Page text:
The deal includes 600-plus copyrights ranging from 1962’s “Blowin’ in the Wind” to 1964’s “The Times They Are A-Changin” to this year’s “Murder Most Foul” — a ballad about the 1963 assassination of John F. Kennedy that became the 79-year-old rock pioneer’s first No. 1 hit.
“It’s no secret that the art of songwriting is the fundamental key to all great music, nor is it a secret that Bob is one of the very greatest practitioners of that art,” Lucian Grainge, the CEO of Universal Music Group, said in a statement.
A pioneer in the folk-rock movement of the 1960s, Dylan in 2016 memorably became the first songwriter in history to win the Nobel Prize in Literature. The Swedish Academy cited his work “for having created new poetic expressions within the great American song tradition.”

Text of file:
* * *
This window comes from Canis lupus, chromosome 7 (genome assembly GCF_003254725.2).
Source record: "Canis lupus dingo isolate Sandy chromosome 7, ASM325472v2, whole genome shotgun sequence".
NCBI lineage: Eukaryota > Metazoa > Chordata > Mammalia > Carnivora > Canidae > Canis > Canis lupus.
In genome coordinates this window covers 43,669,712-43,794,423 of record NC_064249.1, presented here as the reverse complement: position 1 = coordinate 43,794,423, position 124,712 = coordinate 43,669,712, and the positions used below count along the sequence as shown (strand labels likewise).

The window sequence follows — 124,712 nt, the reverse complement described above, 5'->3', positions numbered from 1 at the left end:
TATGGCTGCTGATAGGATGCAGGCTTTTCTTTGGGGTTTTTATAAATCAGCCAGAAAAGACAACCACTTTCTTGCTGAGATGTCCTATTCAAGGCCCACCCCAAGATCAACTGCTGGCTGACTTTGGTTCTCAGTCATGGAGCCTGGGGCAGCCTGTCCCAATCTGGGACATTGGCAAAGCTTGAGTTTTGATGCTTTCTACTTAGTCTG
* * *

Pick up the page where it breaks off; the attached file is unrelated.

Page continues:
“To represent the body of work of one of the greatest songwriters of all time — whose cultural importance can’t be overstated — is both a privilege and a responsibility,” Universal Music Publishing Group Chairman & CEO Jody Gerson said in a statement. “We look forward to working with Bob and the team in ensuring his artistry continues to reach and inspire generations of fans, recording artists and songwriters around the world.”
The deal caps a song catalog acquisition spree within the music industry this year. Last week, the independent Primary Wave Music paid an estimated $80 million for a majority stake in former Fleetwood Mac frontwoman Stevie Nicks’ back catalog. And according to the Times, the U.K.-based Hipgnosis Songs Fund has spent at least $670 million this year accumulating 44,000 songs by Barry Manilow, Chrissie Hynde of the Pretenders, Blondie and other artists.